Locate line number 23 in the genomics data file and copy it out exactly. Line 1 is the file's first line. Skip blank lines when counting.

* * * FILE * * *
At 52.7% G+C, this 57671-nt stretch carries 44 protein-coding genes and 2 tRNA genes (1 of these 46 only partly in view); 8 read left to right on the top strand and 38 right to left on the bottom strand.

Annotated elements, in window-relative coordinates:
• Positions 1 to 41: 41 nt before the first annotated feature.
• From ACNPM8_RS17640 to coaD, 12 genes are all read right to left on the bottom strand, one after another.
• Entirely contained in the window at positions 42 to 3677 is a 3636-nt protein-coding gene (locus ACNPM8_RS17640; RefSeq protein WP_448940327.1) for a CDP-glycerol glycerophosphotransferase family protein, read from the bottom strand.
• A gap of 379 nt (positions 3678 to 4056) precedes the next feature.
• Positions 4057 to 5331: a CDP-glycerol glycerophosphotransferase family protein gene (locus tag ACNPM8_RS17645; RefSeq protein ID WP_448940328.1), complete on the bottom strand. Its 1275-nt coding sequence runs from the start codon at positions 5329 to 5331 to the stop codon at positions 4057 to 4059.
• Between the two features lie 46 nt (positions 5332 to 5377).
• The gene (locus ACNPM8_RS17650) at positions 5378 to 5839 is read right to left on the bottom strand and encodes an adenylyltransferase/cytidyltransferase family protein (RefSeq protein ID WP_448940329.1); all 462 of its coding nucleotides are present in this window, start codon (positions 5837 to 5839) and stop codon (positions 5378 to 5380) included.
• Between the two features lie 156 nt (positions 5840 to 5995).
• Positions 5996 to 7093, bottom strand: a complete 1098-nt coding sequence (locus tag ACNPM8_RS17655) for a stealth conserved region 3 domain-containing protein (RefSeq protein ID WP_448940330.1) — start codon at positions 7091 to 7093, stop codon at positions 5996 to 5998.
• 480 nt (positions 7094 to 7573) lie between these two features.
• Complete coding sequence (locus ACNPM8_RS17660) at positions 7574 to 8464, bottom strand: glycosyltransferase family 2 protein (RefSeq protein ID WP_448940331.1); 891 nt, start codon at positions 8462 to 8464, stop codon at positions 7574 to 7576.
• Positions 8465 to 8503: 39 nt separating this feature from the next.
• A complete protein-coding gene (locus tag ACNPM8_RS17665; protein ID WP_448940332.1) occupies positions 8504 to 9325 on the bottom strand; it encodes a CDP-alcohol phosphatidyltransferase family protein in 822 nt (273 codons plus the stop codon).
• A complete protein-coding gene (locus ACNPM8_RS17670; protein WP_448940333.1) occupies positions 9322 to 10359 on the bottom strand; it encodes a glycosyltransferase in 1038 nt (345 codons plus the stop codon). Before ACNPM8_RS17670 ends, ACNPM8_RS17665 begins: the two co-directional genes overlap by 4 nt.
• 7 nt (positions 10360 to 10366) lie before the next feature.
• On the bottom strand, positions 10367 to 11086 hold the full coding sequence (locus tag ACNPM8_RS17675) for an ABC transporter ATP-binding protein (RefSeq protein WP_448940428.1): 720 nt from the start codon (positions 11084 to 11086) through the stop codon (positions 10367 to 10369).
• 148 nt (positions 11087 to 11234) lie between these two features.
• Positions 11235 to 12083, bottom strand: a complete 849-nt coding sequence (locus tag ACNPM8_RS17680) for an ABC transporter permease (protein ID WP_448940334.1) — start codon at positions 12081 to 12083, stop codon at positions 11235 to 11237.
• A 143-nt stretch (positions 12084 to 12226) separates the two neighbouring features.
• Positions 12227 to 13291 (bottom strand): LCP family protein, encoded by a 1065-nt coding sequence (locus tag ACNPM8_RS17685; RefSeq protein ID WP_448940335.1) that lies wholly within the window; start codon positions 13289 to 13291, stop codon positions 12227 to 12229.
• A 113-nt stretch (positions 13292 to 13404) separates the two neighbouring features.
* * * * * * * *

• A 113-nt stretch (positions 13292 to 13404) separates the two neighbouring features.